Melissa also loves the summer air taxi work in Alaska. It lets her family stay part of the mountain community, and there are a lot of “powerhouse” female pilots there to fly with. “Talkeetna is an epicenter for women in aviation. It’s also fun because there’s lots of chances to go flying in my bush plane and camping with my kids. My 2-year-old is especially crazy for planes. He’s always talking about ‘Mommy’s vroom-vroom’ and ‘Daddy’s vroom-vroom.’”
As air shows start up again after the pandemic, Melissa says it’s really fun to see the mix of people involved. “There’s only a handful of women flying at the international level. We’re all moms. We’ve all had children since we last competed against each other, and now, we’re all juggling air shows, competition, and kids. We joke about how we need to go in together and hire a babysitter for the next competition we all make it to. It’s great because, at the end of day, all the women competing at the world champion level support each other.” She’s also OK with the fact that men and women compete separately in aerobatics. “For the World Aerobatic Championships, there are male and female champions, but the overall winner gets the Aresti Cup. And I think separate recognitions are actually good for sponsorships.” (There are no separate categories in air races.)
Melissa says it’s so important for women to have role models in aviation, as she did growing up. At times, the U.S. Aerobatics Team has been half men and half women, although right now there are no women on the team. But she acknowledges that it’s tough overall because the U.S. team is self-funded, as opposed to other national teams that have government funding. “Really, hats off to anyone who commits. But the balance will swing back, and that’s so important. I’d like to see more women coming up and representing. Interestingly, wherever I work, all around the world, it’s the dads that always come up to me at air shows and say ‘Thanks for that inspiration and letting my daughter see that women can do these things.’ And I’m excited to see my own daughter’s experience at Sun ‘n Fun this year.”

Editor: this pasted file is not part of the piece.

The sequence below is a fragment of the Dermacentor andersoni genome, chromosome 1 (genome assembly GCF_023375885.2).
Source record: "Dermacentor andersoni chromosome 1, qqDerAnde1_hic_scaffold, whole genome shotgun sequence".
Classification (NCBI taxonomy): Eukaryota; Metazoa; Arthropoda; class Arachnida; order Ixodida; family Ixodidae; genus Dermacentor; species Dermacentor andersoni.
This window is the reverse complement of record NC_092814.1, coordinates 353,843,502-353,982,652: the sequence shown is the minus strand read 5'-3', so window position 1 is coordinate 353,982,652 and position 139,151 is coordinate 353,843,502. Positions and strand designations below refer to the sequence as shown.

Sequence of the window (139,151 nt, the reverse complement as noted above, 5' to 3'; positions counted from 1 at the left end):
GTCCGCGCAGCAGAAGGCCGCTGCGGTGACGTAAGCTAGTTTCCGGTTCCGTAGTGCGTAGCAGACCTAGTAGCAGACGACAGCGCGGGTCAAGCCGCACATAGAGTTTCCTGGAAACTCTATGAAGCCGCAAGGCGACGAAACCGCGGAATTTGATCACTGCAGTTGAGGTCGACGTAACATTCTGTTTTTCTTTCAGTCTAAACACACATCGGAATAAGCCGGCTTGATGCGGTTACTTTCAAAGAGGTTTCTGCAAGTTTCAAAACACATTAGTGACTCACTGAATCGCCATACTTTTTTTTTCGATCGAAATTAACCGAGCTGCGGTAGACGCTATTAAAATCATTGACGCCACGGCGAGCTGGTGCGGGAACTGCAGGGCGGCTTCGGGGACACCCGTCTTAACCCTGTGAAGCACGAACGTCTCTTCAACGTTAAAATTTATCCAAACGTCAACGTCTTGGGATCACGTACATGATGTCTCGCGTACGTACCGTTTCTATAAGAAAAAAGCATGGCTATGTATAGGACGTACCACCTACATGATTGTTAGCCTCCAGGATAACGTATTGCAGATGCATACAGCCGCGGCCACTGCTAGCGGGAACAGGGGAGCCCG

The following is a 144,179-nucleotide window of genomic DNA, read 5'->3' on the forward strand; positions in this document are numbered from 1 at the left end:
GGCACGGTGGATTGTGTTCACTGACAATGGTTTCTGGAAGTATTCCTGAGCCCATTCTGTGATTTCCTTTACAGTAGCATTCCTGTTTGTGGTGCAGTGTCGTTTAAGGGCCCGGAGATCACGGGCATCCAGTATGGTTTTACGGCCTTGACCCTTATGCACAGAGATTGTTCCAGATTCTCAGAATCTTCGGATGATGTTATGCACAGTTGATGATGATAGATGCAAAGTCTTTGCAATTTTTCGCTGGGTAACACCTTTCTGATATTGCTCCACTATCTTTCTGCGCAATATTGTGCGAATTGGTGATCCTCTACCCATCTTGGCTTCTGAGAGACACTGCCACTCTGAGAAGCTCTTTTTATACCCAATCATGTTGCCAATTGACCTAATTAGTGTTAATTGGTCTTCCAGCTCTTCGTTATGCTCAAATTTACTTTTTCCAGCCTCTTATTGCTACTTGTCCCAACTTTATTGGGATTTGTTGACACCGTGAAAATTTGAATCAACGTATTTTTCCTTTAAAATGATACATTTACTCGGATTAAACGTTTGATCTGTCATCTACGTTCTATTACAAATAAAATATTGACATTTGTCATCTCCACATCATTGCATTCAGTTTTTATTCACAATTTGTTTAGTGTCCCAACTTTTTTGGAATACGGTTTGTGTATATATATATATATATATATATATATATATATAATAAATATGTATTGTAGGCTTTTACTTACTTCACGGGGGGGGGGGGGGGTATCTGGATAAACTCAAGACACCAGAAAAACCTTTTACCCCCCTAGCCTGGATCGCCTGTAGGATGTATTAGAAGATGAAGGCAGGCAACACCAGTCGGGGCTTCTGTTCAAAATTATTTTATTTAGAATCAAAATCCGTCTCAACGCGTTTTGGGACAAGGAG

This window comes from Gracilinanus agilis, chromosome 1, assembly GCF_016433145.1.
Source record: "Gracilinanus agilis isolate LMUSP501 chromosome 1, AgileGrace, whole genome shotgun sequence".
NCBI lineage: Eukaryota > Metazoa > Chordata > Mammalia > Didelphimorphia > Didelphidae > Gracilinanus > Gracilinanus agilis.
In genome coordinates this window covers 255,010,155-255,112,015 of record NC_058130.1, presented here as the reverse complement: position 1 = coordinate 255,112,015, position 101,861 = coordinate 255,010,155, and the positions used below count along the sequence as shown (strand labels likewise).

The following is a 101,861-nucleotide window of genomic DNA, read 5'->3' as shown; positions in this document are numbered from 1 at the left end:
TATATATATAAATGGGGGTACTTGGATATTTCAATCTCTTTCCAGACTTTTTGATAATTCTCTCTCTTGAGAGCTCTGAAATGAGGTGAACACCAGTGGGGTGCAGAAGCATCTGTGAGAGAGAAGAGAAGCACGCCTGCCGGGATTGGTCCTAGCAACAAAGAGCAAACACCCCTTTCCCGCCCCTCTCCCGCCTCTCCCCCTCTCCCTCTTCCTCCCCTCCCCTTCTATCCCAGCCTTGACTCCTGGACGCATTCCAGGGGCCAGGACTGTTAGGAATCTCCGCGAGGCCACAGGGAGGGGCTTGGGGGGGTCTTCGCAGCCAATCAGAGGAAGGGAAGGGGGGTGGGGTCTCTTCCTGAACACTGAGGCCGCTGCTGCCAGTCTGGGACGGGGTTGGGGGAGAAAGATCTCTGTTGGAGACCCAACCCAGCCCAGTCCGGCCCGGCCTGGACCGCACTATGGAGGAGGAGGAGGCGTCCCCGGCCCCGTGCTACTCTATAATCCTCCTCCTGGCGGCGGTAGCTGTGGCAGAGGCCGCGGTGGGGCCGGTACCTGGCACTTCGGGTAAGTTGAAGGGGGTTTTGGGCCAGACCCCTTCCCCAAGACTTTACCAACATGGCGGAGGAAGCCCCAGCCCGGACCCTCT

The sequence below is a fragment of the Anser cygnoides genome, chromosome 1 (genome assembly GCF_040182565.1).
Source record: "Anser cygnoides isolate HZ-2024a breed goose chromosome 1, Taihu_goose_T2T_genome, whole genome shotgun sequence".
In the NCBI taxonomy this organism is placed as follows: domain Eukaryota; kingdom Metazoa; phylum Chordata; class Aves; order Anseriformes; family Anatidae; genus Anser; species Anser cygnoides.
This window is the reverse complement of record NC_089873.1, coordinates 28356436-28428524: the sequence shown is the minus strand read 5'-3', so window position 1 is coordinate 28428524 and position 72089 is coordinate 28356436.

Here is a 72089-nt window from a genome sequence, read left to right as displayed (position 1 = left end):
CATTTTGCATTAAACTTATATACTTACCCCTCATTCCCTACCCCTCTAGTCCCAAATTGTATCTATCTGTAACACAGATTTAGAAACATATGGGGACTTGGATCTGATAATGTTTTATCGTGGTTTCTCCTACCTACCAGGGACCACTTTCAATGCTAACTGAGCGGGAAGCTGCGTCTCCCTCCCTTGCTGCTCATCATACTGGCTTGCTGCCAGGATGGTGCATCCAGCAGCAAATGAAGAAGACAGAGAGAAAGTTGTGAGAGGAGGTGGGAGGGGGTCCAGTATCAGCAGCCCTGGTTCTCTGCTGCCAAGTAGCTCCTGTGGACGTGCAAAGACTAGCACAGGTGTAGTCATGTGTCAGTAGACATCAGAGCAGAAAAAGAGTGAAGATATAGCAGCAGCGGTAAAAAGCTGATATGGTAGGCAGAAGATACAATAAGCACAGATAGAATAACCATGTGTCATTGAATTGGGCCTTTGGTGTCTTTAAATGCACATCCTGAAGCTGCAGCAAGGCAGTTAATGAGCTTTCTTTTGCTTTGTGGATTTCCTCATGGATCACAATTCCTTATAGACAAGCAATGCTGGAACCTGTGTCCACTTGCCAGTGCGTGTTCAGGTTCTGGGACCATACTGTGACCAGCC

Most memorable flight: “It was when I was flying the Q program at the 2015 World championships in France. I got second place in that flight, and I remember, as I was diving, feeling so present in that moment and such extreme gratitude knowing all the things that came together to give us the privilege to do that flight!”
Flights on the bucket list: “I’m really excited about Air Race. “I’ve been wanting to race between those pilons ever since I got into this. My role model is Kirby Chambliss. He’s someone who’s successful because he’s always been good at what he did. He’s never had to boast about it. He’s a good pilot and a good person, and I want to be like that.”
Advice for other dreamers: “For anyone interested in aerobatics, it’s about networking. Check out the IAC website, find a competition, go to an airshow, volunteer, meet a crew, get that exposure. All the opportunities that came my way were from networking and meeting people. It’s a big family in airshows, and you have to become part of the family if you want to get involved. And, of course, get proper training. There are plenty of great aerobatics schools out there.
For women, be persistent. If you have a passion for it, chase that dream, because anything is possible. A mentor once told me, ‘As a woman, no matter what, you’re going to stand out because there aren’t a lot of us. Just embrace that and be the best that you can be.’”